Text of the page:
Council chiefs have rejected accusations that a £2m budget giveaway has jeopardised the borough’s financial stability.
The council has announced the capital funding for eight borough townships – at the same time as unveiling budget cuts of more than £2.6m.
The cash has come out of a £4.9m transitional fund from the Government over two years to help areas worst hit by cuts.
But Hyndburn’s Independent group believes that money should be used to cut the council’s £12m debt, with annual debt interest payments currently in the region of £500,000. They accused the Conservative council of "plundering the reserves" shortly before May’s crucial local elections.
Local authorities are currently facing rising commodity prices, upward pressure on interest rates and uncertainty from a reorganisation of government funding from 2013/14.
The council’s reserves stood at £4.2m at end 2009/10, but were trimmed to £2.3m following investments approved by the Cabinet last June.
At the full council meeting earlier this month Coun David Mason claimed the council should pare down its debt.
"Putting politics before economics is always a recipe for disaster," he said. "The consequences will lead to our electorate facing year-on-year increases in council tax."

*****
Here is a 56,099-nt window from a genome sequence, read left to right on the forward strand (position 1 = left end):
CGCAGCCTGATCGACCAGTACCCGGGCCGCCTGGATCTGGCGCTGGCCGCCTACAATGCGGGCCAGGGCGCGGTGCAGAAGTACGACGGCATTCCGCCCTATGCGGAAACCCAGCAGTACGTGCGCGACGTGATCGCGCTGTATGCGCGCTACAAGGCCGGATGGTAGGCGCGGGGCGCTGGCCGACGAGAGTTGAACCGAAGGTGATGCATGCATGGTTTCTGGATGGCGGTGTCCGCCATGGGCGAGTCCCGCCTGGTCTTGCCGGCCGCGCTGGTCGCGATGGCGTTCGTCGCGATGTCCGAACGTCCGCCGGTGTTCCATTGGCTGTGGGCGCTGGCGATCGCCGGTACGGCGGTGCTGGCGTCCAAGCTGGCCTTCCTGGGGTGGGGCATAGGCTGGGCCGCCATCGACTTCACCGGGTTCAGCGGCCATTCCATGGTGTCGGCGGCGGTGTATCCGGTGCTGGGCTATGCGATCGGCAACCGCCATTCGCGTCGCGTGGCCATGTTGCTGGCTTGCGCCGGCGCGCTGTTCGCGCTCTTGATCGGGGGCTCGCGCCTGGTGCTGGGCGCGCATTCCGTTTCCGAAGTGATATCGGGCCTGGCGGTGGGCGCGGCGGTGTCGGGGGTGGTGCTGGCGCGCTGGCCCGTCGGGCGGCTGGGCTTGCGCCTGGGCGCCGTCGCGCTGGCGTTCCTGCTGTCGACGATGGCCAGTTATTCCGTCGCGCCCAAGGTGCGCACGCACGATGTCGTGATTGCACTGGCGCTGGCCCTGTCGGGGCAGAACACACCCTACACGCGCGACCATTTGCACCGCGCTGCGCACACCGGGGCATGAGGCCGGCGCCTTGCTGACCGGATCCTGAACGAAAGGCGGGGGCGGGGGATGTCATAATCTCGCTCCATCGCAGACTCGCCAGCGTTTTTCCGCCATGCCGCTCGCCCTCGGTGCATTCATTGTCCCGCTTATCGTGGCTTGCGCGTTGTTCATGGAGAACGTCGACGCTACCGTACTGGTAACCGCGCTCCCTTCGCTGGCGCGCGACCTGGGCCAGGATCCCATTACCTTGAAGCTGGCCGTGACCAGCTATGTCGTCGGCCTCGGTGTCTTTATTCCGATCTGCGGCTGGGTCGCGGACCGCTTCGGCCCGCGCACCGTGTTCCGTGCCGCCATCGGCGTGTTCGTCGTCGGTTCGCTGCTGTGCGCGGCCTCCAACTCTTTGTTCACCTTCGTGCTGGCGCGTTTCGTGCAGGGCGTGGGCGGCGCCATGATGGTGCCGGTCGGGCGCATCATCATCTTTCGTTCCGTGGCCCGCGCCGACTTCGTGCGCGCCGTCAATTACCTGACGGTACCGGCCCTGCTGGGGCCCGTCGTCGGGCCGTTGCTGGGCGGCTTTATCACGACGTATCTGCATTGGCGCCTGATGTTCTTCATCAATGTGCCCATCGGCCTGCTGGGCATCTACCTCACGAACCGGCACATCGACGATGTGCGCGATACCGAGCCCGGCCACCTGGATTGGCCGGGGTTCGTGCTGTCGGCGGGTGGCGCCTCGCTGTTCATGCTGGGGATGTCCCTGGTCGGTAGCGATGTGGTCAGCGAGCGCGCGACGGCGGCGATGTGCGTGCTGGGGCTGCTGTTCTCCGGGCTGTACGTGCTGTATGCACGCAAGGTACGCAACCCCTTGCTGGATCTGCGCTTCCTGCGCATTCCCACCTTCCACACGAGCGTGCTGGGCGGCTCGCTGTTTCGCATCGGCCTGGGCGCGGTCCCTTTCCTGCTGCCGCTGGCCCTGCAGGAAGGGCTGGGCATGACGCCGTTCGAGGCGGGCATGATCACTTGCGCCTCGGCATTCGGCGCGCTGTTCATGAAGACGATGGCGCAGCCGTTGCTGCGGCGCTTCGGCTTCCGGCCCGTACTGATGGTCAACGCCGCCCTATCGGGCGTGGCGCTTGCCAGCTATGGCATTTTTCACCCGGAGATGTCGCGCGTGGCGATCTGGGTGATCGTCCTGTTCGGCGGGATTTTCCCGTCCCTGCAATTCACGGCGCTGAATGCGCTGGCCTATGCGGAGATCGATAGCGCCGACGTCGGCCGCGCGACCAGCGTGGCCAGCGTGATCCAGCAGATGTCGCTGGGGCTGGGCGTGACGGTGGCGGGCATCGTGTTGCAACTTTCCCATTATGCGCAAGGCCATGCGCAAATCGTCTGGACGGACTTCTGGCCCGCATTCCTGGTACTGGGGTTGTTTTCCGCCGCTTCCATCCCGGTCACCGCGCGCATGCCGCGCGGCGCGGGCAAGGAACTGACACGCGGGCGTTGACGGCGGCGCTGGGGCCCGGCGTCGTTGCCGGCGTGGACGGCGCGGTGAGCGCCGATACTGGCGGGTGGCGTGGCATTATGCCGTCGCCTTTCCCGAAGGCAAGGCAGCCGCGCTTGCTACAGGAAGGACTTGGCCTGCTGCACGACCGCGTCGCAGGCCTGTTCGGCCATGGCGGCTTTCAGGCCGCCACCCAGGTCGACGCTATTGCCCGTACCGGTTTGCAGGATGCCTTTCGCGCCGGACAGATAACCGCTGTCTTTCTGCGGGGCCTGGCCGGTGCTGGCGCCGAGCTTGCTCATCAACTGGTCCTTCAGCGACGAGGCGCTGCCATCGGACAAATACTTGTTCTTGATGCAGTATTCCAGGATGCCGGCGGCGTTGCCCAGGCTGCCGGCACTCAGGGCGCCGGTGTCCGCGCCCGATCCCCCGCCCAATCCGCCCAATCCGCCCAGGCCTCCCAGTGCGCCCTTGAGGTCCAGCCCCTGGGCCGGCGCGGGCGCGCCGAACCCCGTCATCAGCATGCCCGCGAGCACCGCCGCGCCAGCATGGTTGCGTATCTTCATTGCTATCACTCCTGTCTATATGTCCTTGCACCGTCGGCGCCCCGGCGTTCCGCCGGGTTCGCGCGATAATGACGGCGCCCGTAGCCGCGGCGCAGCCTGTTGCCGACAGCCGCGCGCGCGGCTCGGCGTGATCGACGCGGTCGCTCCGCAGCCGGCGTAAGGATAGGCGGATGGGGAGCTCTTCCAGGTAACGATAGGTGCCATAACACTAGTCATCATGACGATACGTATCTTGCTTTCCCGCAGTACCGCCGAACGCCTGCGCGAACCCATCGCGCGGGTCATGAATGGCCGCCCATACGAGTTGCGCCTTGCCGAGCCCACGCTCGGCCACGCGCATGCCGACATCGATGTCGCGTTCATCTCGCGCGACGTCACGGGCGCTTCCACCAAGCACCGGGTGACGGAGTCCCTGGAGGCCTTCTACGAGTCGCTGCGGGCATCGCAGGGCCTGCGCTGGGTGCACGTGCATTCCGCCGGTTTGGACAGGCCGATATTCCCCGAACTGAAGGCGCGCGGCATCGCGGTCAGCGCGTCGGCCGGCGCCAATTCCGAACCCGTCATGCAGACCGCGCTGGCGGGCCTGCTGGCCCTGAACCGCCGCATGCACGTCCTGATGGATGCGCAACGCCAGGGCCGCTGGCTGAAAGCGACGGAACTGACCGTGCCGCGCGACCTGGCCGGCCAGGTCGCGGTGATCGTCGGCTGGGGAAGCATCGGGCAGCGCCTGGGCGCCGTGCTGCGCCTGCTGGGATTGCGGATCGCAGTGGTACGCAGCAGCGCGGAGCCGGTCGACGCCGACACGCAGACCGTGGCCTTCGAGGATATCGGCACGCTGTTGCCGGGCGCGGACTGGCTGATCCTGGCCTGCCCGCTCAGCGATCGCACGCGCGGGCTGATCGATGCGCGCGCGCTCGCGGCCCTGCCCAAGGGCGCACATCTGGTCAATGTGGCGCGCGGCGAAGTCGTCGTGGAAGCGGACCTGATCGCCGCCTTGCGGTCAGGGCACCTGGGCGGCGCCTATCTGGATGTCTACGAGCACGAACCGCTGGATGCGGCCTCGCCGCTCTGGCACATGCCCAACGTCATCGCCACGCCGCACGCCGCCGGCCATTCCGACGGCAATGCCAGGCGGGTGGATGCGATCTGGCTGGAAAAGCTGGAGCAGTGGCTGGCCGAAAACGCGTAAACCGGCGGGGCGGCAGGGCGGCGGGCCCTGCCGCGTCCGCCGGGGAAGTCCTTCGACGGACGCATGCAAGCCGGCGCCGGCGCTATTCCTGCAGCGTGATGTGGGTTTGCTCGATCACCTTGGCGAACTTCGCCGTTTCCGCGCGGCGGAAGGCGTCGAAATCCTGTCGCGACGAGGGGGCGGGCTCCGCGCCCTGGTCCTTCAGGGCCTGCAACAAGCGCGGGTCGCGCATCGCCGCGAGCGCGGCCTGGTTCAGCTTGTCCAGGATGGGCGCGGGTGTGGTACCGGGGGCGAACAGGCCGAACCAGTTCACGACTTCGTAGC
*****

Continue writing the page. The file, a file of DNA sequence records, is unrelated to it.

But Coun leader Peter Britcliffe replied: "We have had the reserves in such a healthy position that we have been advised that it would be prudent to use them.
"What are reserves for, if not for a rainy day?"
The Medium Term Financial Strategy (MTFS), prepared by the council’s executive director for resources, makes for bleak reading.
It predicts the ratio of central government funding to council tax revenue will have moved from roughly two to one, to ‘almost parity’.
By 2014/15 the MTFS forecasts the government grant will be just £5.6m, compared to the £9.1m for this year – a whopping 38.5 per cent cut.
The report states: "It is recommended that reserves are maintained at a minimum of £2m or strengthened at this time to meet any major challenges which might occur over the next three years."
The council is predicting an underspend in 2010/11 of more than £880,000, but this has been committed.
Coun Britcliffe told the Observer: "The council made a decision at its December meeting to use any underspend that occurs in the 2010/11 financial year to meet the cost of redundancies and to support any projects that need upfront financing to deliver long term savings.
"The council’s reserves are healthy and have been restored by good financial management since 2003/04. In normal times they would be viewed as strong – however given the reductions in government funding and other pressures and risks that we face, £2m is the prudent minimum we should hold.
"The council has chosen in recent years to fund a number of projects from reserves, while maintaining them at prudent levels. These are all necessary pressures on the council and it has chosen to ensure it has the money first before spending on these worthwhile projects."